When I’m in a better mood about this thing, maybe I’ll write up the top ten things like I like about it. There are certainly some plusses. But, years later, I still have buyer’s remorse. For $10K less, I’ll probably end up with a Passat.

Moved my blog . . . and now fixed it

So I moved my blog from my pokey home server (Mac Mini) to Dreamhost. Much faster. Much more stable. And hopefully my DSL will speed up a bit since the huge amount of traffic I get here won’t slow my home link down.

Of course, I blew it in many ways when I moved the blog. So lots of links and pictures weren’t working for a few weeks until I realized what I had done. Sorry. But I think it’s all back to normal now. Until I update to 2.7. . .

From the vantage point of four days after my half-marathon in Long Beach, certain thoughts have been recurring in my mind about the run. There are always several situations in which you wish you’d performed differently, figuring that a different action would have produced a different result. I don’t really consider myself a competitive person, but my time was slower than a previous time of mine, and I’ve been thinking about why.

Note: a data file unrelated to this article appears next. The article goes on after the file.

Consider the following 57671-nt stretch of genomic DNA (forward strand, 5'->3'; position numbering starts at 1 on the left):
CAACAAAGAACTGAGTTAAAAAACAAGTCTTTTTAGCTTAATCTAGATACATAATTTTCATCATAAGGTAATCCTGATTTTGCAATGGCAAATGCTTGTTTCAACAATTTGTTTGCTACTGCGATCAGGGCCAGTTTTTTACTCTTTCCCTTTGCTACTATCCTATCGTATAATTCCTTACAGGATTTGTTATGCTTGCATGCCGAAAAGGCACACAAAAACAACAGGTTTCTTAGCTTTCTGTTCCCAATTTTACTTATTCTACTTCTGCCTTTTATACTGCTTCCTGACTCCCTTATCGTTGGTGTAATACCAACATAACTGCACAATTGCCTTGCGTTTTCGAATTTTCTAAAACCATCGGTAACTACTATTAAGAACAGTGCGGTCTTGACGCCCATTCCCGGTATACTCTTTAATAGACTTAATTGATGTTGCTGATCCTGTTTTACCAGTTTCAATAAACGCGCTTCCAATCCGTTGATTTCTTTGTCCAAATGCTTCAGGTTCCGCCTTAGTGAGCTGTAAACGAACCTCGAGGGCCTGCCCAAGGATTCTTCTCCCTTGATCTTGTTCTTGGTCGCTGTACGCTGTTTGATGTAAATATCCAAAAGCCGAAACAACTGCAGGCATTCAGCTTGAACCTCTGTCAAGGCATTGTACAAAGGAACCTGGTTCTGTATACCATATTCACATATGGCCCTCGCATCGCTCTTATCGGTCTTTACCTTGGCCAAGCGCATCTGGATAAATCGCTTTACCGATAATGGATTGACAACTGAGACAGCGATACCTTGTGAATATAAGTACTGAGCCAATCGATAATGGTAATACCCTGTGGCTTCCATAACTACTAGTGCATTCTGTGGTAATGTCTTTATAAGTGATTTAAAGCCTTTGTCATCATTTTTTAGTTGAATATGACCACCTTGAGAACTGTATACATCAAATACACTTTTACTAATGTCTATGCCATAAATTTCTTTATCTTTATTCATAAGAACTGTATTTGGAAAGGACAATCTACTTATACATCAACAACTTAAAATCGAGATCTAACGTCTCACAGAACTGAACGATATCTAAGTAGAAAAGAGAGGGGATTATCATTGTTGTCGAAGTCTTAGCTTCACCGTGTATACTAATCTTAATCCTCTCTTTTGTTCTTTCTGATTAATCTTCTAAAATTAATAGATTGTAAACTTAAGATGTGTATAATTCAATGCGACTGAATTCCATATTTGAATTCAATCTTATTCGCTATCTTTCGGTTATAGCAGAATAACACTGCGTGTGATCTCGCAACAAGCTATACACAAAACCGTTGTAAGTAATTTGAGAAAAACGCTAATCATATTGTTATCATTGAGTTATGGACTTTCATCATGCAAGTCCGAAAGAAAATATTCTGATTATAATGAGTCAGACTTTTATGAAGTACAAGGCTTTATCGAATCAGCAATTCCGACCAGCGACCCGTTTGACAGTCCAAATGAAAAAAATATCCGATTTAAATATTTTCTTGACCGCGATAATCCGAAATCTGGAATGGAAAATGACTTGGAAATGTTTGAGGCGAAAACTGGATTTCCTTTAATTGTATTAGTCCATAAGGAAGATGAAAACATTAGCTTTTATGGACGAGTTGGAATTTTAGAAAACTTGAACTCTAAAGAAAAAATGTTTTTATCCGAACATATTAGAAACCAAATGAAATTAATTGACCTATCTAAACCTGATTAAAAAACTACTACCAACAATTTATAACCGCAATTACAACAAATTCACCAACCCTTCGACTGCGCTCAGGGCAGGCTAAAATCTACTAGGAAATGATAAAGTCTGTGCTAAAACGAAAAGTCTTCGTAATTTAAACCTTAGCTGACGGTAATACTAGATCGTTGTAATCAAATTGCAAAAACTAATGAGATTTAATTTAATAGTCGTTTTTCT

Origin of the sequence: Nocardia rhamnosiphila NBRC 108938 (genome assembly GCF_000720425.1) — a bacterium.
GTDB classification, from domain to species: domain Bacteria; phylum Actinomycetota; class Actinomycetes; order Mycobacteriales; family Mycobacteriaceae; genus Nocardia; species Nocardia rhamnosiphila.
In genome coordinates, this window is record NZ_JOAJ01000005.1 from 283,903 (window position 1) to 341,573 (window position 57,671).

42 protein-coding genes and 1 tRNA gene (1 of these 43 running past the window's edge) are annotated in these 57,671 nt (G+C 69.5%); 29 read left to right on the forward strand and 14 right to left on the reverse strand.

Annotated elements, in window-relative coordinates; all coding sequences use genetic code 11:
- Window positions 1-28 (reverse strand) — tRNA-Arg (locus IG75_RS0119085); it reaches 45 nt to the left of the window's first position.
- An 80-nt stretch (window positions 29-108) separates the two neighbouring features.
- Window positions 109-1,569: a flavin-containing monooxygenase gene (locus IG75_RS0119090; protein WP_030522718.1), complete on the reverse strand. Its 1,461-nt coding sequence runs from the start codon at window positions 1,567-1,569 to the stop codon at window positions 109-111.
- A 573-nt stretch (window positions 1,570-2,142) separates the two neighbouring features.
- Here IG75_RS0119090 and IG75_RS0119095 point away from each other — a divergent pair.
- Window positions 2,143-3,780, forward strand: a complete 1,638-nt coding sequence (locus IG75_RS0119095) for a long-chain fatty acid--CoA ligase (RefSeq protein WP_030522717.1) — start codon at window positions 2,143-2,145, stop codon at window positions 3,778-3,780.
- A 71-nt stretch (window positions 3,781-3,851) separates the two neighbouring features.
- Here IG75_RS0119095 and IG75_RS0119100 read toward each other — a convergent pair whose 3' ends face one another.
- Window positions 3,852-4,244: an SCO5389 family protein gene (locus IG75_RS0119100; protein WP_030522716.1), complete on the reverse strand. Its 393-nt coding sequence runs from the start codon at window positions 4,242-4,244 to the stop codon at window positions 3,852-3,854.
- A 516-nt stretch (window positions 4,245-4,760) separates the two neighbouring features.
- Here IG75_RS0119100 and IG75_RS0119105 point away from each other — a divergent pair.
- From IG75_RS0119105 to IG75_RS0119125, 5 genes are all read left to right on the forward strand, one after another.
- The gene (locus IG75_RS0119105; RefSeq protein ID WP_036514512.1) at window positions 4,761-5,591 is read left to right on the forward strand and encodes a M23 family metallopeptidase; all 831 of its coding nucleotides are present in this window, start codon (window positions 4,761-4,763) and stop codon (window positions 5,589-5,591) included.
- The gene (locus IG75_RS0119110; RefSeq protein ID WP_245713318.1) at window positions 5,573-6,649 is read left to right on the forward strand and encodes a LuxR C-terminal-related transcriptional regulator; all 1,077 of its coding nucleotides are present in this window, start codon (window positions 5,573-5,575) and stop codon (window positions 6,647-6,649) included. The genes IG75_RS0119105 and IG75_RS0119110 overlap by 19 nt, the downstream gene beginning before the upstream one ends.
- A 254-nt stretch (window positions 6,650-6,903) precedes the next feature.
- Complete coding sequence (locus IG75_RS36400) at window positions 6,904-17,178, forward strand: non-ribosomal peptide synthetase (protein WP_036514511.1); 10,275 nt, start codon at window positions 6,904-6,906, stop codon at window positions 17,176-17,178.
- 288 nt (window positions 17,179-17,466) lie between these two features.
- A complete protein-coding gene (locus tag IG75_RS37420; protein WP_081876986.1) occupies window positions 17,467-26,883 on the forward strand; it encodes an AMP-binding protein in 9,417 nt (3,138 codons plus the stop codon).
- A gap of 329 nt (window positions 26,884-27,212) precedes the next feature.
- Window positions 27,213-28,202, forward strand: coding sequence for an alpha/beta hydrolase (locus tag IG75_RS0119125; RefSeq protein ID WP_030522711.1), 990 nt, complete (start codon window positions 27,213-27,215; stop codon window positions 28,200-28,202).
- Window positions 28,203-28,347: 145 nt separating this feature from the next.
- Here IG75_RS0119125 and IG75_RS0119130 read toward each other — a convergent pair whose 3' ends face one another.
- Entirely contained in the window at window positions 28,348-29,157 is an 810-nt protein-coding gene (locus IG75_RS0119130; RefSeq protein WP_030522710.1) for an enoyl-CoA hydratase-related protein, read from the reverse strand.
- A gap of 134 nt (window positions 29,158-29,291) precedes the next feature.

One concrete mistake we made that day was in arriving a little too late. By the time you get through traffic (yes, the 710 freeway to Long Beach was completely stopped at 6:30 AM on a Sunday due to the race traffic), then get a parking spot, then wait for the bathroom line, and then enter the crush, you are nowhere near the front. In our case, our times put us in Corral A, up near the front of the pack. They space runners by expected finishing time to try to keep the traffic spreading out over the length of the run, rather than compressing, or forcing runners to pass each other. But we started too far back, so we spent a lot of time (and some energy) passing other runners, or being constrained to running slower than we would have liked. You could argue that running slower saved us energy that we could use later on, but I don’t think it’s a zero-sum situation. I’d have been better off running a bit faster in the beginning, rather than shaving almost a minute off my per-mile time for the second half.